Well Norman, at least your sergeant is a character in a joke. My ex-congressman, the notorious Tom DeLay who was no joke (yes, I live in that district of TX) once lamented that there was "not an American name" among all the high school valedictorians and prestigious scholarship winners in Fort Bend County. East and south Asians with funny sounding names populated the list, to DeLay's utter dismay. The young man who won the National Geo-Bee attends a middle school in the same district. I bet DeLay and his patriotic ilk have grudgingly taken note.

@ Ruchira,

I didn't expect that someone would have witnessed the real life demonstration of what was being parodied. I suppose it wouldn't have been funny if it didn't play off of actual experience. The mental disorder that Tom Delay has, is reflected in lots of people. The entire country is 1st person witness to near nonstop immigration of peoples from all over the globe. Most people can grasp the idea that immigrants who have attained citizenship, and children born here, are Americans. Also, there are no American names as may be generally understood. In spite of basic common sense, Delay and others see and hear the same things as everybody else, and yet only process what is already in their own minds.

I witnessed a great example of this at IBM. In 1985 to 1988, I conducted the series of Work and Family Life research within the company. It was a great success in that policy changes, and accommodations of all kinds were put into place in relatively short order. One of the BIG IDEAS that was learned was that higher absenteeism of women was not a female problem. It was a family problem. Men had a higher attendance, because their wives took off from work when the kids were sick.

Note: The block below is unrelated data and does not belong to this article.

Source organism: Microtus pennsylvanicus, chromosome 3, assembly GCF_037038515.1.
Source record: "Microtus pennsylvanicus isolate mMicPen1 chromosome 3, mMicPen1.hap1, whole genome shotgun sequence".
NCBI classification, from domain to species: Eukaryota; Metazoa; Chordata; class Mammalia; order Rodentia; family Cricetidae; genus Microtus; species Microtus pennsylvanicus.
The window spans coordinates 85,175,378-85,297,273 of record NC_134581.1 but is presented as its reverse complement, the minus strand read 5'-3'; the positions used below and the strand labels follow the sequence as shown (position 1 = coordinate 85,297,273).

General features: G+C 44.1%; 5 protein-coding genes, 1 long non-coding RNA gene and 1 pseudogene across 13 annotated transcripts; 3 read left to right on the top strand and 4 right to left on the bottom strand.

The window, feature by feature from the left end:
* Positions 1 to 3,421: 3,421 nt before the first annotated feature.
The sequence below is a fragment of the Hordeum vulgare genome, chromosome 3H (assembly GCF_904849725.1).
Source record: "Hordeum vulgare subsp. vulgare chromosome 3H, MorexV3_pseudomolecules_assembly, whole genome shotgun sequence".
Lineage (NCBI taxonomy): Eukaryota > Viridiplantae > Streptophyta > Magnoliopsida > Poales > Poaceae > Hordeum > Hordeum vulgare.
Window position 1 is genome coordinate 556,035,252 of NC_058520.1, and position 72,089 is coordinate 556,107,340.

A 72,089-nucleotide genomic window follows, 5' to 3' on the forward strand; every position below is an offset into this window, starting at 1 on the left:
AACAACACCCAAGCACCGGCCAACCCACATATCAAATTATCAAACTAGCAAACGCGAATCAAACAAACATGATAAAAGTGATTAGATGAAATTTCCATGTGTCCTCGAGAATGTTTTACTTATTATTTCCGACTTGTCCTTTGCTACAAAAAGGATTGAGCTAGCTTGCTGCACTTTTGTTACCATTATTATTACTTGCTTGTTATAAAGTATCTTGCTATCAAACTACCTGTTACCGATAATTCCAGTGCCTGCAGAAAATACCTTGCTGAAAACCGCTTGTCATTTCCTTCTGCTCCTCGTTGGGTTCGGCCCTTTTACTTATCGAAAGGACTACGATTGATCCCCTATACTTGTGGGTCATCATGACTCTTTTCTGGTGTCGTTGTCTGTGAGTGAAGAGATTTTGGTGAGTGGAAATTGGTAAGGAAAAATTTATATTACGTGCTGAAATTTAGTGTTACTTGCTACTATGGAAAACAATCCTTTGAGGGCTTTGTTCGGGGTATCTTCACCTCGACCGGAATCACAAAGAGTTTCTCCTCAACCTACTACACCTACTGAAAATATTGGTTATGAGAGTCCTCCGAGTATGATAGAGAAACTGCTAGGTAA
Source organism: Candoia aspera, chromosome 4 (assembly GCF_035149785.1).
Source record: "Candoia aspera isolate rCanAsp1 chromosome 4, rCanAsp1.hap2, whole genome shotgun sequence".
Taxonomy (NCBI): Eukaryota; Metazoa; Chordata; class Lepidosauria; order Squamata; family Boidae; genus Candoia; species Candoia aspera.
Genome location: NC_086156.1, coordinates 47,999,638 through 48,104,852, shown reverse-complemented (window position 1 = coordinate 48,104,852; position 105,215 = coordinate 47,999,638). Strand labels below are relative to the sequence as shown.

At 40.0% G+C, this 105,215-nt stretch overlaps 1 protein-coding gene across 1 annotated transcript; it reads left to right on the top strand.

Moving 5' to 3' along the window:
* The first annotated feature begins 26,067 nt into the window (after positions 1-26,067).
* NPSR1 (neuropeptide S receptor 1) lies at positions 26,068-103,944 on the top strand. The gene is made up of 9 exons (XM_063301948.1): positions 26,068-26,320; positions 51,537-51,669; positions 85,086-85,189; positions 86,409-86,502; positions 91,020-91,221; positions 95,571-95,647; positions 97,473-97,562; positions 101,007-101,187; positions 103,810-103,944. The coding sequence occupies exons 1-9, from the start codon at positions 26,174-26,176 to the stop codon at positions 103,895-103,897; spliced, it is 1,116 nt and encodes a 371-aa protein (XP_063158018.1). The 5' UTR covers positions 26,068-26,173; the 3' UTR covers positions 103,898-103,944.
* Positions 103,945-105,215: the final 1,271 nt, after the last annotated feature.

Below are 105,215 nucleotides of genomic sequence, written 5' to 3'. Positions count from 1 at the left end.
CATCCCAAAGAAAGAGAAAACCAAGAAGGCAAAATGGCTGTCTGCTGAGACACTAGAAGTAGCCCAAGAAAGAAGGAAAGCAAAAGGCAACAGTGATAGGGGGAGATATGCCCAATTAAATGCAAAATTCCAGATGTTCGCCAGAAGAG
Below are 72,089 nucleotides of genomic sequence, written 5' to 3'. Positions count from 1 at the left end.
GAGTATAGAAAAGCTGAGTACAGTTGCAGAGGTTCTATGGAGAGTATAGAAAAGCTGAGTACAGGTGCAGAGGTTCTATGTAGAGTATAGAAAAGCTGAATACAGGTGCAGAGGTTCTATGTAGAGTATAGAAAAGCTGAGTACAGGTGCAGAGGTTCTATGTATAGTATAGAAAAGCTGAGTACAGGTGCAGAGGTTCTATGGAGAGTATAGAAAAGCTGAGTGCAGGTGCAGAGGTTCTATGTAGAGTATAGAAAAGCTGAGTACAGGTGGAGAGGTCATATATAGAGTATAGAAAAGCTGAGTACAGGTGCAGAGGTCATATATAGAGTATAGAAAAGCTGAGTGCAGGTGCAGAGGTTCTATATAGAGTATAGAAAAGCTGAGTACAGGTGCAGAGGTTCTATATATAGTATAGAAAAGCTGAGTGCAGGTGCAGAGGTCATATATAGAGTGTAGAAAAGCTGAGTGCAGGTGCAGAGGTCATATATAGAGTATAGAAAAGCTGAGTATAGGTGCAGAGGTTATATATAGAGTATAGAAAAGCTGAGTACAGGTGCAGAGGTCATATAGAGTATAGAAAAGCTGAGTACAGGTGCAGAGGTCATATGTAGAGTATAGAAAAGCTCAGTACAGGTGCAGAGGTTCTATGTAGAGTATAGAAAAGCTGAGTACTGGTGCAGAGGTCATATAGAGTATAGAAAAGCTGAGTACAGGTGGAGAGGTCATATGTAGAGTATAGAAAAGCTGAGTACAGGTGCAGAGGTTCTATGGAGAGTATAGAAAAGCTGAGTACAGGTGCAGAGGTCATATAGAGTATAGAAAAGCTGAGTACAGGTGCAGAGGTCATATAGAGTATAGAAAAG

Well, I was giving a presentation to a number of HR execs, and everyone understood this, and nodded in agreement, and were looking for appropriate policy or corporate actions to deal with the apparent disparity. EXCEPT Arthur C. He didn't get the notion that this was not a female problem. He spoke up as if he were in agreement with the 'female problem.' He started complaining about his own 'secretary' and how he couldn't rely on her when schools were shut down for snow, or to take care of sick children during flu season.

The studies were already going on for almost two years, and everybody was endorsing the findings and policy recommendations. Arthur C. was still locked inside his head, and was typical of his handling of reality. There's another way to describe this kind of mind: Every idea that the Delays and Arthurs have during their adult life, they had by the time they were 21.

Out of the 7 Geographic bee finalists = 5 brahmins, 1 Jain, who are no more than 25% of the US Indian diaspora

@Shan Barani: What is the point of that observation?

I agree with Sujatha's last comment about grit. I remember watching this last year as well, and thought I recognized some of the kids from last year's bee.

My mom was shocked that one of the contestants could not recognize the Golden Temple and therefore could not name Amritsar as the city. I told her she should cut the kid some slack. She's American. Oddly enough that did not wash with my mom, who thinks all Indians should know about the Golden Temple, Indian-born or American-born!!! And we're not Indian (okay so it was still India when my parents were born!)!